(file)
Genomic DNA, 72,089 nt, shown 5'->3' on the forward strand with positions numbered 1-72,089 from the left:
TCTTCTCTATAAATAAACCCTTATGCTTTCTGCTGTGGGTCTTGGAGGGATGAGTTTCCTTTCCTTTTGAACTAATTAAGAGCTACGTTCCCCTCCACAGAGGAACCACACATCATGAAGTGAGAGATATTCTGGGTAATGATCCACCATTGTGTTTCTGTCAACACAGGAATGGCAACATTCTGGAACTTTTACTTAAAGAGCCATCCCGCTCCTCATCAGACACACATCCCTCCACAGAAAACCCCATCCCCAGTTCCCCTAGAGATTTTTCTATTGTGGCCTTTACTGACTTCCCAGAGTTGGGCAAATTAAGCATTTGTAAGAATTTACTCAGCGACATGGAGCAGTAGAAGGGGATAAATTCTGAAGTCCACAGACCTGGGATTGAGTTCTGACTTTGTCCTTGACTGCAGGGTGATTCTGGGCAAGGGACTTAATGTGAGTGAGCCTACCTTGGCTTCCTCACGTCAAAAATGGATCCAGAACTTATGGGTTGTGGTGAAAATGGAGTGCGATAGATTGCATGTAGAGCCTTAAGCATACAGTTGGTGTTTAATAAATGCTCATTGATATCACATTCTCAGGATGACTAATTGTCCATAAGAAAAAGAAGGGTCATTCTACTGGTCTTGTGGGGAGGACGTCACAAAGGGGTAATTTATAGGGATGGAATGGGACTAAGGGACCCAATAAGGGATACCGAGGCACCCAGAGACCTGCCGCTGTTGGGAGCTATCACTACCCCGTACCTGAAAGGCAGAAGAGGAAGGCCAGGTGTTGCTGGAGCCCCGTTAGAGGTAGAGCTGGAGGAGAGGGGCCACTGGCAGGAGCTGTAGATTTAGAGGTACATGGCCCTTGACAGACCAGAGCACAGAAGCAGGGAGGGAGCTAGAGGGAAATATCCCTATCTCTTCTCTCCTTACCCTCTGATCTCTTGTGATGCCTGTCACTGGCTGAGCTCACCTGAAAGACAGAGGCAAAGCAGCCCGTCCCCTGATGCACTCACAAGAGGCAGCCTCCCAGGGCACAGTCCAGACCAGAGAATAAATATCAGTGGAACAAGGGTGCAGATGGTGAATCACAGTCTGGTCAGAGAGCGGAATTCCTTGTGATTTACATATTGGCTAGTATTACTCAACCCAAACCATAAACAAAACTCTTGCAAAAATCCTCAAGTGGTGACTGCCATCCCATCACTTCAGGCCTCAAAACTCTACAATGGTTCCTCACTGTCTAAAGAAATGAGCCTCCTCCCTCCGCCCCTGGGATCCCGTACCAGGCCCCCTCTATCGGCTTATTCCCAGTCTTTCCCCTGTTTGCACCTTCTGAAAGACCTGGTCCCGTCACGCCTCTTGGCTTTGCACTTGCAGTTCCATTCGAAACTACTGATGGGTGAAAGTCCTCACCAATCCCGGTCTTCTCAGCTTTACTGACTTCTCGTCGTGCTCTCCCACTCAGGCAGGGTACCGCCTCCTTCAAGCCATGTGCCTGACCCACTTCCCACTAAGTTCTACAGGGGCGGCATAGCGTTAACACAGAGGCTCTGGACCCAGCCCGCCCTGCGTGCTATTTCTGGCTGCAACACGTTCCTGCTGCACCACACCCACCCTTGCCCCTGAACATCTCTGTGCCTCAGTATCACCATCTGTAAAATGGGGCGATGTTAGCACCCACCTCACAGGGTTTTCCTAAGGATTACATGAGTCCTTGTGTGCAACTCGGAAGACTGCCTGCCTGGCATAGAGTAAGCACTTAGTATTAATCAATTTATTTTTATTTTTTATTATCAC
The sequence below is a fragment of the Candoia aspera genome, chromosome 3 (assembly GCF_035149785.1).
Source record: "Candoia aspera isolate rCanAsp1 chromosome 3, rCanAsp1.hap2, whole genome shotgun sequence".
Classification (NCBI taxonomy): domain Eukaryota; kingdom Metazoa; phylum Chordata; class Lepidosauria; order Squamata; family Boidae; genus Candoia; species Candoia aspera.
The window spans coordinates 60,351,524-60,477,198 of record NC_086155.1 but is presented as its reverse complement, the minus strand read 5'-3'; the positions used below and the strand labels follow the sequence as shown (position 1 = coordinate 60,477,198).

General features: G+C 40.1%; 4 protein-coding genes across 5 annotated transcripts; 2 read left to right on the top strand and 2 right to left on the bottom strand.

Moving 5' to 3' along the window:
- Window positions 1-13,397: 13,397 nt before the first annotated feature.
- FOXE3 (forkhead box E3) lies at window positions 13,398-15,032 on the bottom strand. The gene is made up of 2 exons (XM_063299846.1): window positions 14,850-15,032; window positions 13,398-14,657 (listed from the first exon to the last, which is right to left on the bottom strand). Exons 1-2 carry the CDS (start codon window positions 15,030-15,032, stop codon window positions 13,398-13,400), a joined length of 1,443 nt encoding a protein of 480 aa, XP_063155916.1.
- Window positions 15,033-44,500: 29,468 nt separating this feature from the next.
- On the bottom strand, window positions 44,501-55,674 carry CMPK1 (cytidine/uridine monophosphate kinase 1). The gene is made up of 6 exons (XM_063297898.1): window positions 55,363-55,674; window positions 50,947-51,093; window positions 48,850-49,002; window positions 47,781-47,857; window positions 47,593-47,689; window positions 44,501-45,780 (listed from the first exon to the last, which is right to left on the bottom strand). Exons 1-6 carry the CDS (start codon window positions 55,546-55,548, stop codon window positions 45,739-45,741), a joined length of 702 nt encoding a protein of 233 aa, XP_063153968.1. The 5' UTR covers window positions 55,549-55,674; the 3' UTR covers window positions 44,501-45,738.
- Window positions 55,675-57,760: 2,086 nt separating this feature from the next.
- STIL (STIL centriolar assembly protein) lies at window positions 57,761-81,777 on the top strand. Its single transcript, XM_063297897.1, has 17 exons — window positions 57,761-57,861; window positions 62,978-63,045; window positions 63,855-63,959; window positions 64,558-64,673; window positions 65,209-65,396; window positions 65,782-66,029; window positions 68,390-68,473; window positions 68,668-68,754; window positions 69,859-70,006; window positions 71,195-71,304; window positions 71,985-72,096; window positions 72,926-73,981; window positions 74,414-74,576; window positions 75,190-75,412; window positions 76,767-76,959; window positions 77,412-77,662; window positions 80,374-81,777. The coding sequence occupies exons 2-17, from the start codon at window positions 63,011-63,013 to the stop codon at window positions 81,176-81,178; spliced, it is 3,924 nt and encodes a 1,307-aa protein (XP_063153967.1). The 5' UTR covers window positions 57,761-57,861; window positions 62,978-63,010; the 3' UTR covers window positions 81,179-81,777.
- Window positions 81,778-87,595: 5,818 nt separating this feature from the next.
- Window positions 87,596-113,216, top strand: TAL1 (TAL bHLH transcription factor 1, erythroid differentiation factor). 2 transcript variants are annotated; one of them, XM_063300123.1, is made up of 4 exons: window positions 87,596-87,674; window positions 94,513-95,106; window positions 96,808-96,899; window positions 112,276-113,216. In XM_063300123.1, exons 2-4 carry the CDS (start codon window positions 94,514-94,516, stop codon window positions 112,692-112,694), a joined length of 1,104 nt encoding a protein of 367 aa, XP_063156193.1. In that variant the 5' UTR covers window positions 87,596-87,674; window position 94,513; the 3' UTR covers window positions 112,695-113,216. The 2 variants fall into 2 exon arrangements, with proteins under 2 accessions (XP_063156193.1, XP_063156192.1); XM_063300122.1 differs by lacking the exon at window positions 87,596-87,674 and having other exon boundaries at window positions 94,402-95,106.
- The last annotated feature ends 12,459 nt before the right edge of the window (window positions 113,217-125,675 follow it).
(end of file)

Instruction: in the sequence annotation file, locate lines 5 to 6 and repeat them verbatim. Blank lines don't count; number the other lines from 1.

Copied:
Classification (NCBI taxonomy): domain Eukaryota; kingdom Metazoa; phylum Chordata; class Lepidosauria; order Squamata; family Boidae; genus Candoia; species Candoia aspera.
The window spans coordinates 60,351,524-60,477,198 of record NC_086155.1 but is presented as its reverse complement, the minus strand read 5'-3'; the positions used below and the strand labels follow the sequence as shown (position 1 = coordinate 60,477,198).